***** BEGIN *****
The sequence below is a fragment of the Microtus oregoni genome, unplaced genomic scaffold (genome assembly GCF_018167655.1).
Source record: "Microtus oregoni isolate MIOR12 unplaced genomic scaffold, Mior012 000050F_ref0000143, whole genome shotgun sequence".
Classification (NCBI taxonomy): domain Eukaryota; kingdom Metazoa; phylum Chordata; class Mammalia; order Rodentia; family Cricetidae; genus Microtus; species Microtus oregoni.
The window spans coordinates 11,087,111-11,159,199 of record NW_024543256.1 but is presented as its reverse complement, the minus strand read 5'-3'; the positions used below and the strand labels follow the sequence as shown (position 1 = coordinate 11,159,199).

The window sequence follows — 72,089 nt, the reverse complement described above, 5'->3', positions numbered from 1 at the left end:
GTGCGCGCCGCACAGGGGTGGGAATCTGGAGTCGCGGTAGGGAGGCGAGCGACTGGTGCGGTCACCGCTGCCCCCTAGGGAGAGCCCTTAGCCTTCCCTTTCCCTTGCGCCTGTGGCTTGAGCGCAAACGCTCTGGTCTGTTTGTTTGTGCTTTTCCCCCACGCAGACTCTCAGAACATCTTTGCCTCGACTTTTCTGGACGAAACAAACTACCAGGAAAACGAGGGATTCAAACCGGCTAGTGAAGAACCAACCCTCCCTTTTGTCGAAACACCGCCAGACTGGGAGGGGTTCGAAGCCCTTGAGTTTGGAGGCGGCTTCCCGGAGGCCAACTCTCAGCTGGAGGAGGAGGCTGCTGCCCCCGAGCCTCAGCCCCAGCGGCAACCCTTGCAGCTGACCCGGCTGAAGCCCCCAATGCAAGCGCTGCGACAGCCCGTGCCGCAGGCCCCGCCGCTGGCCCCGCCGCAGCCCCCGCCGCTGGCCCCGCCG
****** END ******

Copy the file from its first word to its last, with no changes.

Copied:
The sequence below is a fragment of the Microtus oregoni genome, unplaced genomic scaffold (genome assembly GCF_018167655.1).
Source record: "Microtus oregoni isolate MIOR12 unplaced genomic scaffold, Mior012 000050F_ref0000143, whole genome shotgun sequence".
Classification (NCBI taxonomy): domain Eukaryota; kingdom Metazoa; phylum Chordata; class Mammalia; order Rodentia; family Cricetidae; genus Microtus; species Microtus oregoni.
The window spans coordinates 11,087,111-11,159,199 of record NW_024543256.1 but is presented as its reverse complement, the minus strand read 5'-3'; the positions used below and the strand labels follow the sequence as shown (position 1 = coordinate 11,159,199).

The window sequence follows — 72,089 nt, the reverse complement described above, 5'->3', positions numbered from 1 at the left end:
GTGCGCGCCGCACAGGGGTGGGAATCTGGAGTCGCGGTAGGGAGGCGAGCGACTGGTGCGGTCACCGCTGCCCCCTAGGGAGAGCCCTTAGCCTTCCCTTTCCCTTGCGCCTGTGGCTTGAGCGCAAACGCTCTGGTCTGTTTGTTTGTGCTTTTCCCCCACGCAGACTCTCAGAACATCTTTGCCTCGACTTTTCTGGACGAAACAAACTACCAGGAAAACGAGGGATTCAAACCGGCTAGTGAAGAACCAACCCTCCCTTTTGTCGAAACACCGCCAGACTGGGAGGGGTTCGAAGCCCTTGAGTTTGGAGGCGGCTTCCCGGAGGCCAACTCTCAGCTGGAGGAGGAGGCTGCTGCCCCCGAGCCTCAGCCCCAGCGGCAACCCTTGCAGCTGACCCGGCTGAAGCCCCCAATGCAAGCGCTGCGACAGCCCGTGCCGCAGGCCCCGCCGCTGGCCCCGCCGCAGCCCCCGCCGCTGGCCCCGCCG